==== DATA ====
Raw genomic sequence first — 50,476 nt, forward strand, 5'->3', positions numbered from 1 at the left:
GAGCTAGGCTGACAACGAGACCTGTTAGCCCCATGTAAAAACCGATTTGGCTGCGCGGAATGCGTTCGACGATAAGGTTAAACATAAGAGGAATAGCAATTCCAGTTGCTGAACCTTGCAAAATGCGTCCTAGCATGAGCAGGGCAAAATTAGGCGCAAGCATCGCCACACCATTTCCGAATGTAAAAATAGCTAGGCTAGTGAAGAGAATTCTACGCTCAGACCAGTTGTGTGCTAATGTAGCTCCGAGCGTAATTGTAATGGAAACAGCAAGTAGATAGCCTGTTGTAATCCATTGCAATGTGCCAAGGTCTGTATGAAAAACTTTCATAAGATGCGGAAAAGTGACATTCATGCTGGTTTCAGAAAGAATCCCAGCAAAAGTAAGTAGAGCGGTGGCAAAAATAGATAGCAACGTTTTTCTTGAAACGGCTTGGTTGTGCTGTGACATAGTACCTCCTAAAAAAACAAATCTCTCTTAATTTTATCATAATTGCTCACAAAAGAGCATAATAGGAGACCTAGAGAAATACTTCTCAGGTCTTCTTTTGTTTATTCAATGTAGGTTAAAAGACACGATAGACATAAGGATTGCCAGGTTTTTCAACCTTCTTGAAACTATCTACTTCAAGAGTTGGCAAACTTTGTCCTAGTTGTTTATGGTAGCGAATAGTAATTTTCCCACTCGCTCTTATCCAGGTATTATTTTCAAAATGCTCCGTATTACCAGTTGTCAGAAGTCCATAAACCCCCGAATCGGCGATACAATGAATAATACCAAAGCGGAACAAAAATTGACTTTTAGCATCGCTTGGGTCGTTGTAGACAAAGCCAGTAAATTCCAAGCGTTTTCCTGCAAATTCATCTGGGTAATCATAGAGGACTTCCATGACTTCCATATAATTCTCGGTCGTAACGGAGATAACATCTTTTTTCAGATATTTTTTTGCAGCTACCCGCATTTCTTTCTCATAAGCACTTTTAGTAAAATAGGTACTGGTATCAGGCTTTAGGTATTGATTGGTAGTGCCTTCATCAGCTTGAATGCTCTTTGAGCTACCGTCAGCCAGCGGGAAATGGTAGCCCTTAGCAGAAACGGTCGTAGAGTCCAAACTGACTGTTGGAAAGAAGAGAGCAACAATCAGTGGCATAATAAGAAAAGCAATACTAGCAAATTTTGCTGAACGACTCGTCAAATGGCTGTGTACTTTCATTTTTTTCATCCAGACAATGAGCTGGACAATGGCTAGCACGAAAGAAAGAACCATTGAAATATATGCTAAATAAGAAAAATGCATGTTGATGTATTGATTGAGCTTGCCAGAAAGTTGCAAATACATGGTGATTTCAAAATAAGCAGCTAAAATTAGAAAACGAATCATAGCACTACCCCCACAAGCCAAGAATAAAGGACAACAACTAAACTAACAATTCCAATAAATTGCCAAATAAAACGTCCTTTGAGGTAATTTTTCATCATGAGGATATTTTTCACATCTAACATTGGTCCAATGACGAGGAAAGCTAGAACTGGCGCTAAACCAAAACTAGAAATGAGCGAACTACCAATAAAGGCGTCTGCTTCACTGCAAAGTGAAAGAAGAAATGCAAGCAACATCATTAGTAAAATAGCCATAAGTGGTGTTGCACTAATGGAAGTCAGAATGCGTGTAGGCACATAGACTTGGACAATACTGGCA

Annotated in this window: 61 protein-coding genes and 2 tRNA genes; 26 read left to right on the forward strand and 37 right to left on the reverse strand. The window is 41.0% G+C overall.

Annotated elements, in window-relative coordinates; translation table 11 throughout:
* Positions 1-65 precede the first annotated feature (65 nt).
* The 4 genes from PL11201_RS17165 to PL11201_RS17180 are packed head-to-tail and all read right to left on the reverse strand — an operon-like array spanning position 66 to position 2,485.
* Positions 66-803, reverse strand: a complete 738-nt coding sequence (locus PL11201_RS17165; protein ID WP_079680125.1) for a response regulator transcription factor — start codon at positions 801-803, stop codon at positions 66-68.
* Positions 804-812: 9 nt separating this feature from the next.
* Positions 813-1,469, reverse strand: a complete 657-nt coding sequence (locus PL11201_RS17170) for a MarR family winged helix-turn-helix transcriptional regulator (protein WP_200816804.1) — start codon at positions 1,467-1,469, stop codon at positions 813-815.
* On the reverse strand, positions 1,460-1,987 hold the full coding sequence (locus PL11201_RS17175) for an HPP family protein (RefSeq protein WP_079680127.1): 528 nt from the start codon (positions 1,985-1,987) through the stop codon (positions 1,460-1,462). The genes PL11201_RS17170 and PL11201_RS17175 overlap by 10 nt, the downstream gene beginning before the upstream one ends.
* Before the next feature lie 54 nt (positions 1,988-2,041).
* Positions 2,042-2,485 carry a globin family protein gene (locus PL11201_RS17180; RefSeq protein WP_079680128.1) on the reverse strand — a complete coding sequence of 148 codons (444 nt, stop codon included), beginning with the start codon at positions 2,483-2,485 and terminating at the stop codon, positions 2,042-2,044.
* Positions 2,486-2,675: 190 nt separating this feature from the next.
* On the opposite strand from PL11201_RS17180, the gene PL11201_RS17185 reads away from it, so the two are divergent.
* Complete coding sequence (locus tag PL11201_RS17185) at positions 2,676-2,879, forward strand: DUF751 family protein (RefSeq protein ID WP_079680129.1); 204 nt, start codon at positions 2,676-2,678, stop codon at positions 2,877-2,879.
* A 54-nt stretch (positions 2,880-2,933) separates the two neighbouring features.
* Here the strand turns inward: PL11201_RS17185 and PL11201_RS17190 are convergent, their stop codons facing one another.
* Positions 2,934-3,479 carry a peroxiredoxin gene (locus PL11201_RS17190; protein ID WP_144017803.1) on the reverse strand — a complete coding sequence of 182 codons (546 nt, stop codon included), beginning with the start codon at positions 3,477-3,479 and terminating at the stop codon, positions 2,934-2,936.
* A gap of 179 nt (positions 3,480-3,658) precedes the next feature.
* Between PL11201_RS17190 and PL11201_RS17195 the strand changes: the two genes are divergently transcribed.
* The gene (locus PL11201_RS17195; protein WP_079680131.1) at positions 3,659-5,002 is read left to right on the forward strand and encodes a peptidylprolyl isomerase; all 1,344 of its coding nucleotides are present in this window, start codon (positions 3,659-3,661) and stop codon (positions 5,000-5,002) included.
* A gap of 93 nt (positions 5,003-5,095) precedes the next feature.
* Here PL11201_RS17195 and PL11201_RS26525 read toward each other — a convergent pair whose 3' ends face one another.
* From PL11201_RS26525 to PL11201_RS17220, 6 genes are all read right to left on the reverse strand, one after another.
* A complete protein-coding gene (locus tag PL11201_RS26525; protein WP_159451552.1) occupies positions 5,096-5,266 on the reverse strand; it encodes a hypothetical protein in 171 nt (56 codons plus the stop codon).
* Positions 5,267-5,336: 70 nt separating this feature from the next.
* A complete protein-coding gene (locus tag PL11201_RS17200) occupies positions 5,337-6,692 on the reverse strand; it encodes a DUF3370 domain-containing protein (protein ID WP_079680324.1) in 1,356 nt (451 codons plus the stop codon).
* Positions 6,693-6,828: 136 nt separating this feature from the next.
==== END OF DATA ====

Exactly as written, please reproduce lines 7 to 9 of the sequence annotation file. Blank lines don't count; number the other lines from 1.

* Positions 66-803, reverse strand: a complete 738-nt coding sequence (locus PL11201_RS17165; protein ID WP_079680125.1) for a response regulator transcription factor — start codon at positions 801-803, stop codon at positions 66-68.
* Positions 804-812: 9 nt separating this feature from the next.
* Positions 813-1,469, reverse strand: a complete 657-nt coding sequence (locus PL11201_RS17170) for a MarR family winged helix-turn-helix transcriptional regulator (protein WP_200816804.1) — start codon at positions 1,467-1,469, stop codon at positions 813-815.